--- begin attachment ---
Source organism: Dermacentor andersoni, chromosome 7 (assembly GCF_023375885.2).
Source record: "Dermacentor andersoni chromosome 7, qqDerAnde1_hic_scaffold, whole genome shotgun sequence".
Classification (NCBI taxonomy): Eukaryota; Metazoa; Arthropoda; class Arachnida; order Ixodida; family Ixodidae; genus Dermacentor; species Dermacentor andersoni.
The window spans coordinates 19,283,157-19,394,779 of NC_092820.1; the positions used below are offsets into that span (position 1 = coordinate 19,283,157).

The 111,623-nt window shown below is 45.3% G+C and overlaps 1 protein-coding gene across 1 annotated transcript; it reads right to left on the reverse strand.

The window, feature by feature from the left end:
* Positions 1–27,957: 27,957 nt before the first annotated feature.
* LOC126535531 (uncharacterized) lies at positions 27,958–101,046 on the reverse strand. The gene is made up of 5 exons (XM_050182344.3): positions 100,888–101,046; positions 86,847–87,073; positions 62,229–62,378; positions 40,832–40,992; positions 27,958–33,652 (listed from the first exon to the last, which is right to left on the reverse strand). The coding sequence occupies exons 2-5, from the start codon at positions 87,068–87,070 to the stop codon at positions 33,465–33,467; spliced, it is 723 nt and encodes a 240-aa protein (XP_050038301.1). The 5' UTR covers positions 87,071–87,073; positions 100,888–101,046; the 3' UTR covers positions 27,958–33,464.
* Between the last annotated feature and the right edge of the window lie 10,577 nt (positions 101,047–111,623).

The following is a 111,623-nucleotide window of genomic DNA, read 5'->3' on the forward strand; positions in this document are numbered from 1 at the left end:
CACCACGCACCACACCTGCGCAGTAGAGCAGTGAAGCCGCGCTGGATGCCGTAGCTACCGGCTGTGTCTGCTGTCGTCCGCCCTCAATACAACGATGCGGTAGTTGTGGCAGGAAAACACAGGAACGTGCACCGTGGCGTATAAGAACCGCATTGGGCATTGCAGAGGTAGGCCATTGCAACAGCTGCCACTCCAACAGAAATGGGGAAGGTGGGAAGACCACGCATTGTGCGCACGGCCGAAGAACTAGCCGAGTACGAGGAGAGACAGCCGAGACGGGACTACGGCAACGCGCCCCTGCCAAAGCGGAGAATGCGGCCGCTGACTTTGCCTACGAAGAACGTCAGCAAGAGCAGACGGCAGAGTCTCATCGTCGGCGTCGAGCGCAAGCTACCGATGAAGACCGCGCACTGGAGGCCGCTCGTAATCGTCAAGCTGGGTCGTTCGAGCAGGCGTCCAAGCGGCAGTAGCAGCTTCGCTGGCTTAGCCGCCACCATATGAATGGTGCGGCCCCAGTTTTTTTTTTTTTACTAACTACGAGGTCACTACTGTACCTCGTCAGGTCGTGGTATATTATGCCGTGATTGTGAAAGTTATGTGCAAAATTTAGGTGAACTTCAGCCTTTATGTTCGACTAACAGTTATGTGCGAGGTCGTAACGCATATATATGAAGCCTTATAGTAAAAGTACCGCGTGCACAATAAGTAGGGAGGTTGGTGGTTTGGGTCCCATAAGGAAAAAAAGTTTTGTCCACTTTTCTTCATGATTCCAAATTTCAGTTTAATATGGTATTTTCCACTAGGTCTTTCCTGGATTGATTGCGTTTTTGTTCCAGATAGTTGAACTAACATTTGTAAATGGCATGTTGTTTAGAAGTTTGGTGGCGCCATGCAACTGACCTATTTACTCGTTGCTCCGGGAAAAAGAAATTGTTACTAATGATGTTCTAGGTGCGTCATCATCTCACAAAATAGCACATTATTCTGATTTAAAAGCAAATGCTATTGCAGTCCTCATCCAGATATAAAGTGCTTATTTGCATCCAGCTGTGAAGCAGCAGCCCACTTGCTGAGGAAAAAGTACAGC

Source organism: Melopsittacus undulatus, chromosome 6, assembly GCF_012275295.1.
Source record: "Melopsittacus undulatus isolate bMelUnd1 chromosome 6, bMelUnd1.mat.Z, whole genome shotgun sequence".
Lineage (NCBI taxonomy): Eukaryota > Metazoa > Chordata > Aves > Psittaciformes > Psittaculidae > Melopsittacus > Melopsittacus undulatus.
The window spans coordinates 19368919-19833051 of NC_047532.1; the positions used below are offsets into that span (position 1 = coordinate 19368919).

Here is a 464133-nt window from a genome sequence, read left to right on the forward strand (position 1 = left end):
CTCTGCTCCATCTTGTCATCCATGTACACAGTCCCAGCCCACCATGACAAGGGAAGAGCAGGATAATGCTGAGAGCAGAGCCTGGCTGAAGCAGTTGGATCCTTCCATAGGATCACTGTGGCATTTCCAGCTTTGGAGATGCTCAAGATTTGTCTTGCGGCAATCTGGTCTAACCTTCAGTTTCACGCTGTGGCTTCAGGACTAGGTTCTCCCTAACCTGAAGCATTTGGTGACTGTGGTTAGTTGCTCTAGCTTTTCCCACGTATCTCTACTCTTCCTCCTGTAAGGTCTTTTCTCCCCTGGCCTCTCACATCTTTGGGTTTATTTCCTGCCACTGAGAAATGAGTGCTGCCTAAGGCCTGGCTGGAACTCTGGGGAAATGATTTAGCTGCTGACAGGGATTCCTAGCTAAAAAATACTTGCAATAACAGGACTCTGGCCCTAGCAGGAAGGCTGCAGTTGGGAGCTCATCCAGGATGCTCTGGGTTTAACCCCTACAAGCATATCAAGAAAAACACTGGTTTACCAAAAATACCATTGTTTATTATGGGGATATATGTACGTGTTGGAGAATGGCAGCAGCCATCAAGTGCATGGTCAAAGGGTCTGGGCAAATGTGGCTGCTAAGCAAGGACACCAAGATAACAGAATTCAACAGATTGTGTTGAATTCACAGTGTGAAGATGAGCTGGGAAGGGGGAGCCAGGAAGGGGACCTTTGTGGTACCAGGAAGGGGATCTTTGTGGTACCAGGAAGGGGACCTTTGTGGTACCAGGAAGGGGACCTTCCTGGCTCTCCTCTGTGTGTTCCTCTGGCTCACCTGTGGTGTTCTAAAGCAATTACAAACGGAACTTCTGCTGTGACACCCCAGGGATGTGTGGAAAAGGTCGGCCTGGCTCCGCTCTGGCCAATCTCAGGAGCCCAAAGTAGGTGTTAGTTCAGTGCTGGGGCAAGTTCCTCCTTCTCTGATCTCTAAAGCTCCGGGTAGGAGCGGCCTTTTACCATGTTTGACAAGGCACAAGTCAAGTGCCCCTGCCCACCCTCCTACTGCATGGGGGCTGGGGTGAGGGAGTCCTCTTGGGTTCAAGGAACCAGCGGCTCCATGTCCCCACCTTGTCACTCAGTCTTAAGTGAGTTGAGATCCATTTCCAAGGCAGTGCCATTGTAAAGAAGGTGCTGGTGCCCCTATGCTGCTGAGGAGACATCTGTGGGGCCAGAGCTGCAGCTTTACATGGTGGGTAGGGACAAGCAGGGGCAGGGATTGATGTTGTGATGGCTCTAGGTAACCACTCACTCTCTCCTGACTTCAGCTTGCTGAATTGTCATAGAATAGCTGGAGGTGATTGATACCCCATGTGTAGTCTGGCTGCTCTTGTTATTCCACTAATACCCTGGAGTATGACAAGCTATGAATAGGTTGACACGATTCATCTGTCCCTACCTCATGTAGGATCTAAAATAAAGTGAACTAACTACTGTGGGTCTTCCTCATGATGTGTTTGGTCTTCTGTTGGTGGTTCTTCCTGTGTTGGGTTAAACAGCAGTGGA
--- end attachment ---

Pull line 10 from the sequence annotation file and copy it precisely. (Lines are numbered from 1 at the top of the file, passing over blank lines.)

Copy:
The following is a 111,623-nucleotide window of genomic DNA, read 5'->3' on the forward strand; positions in this document are numbered from 1 at the left end: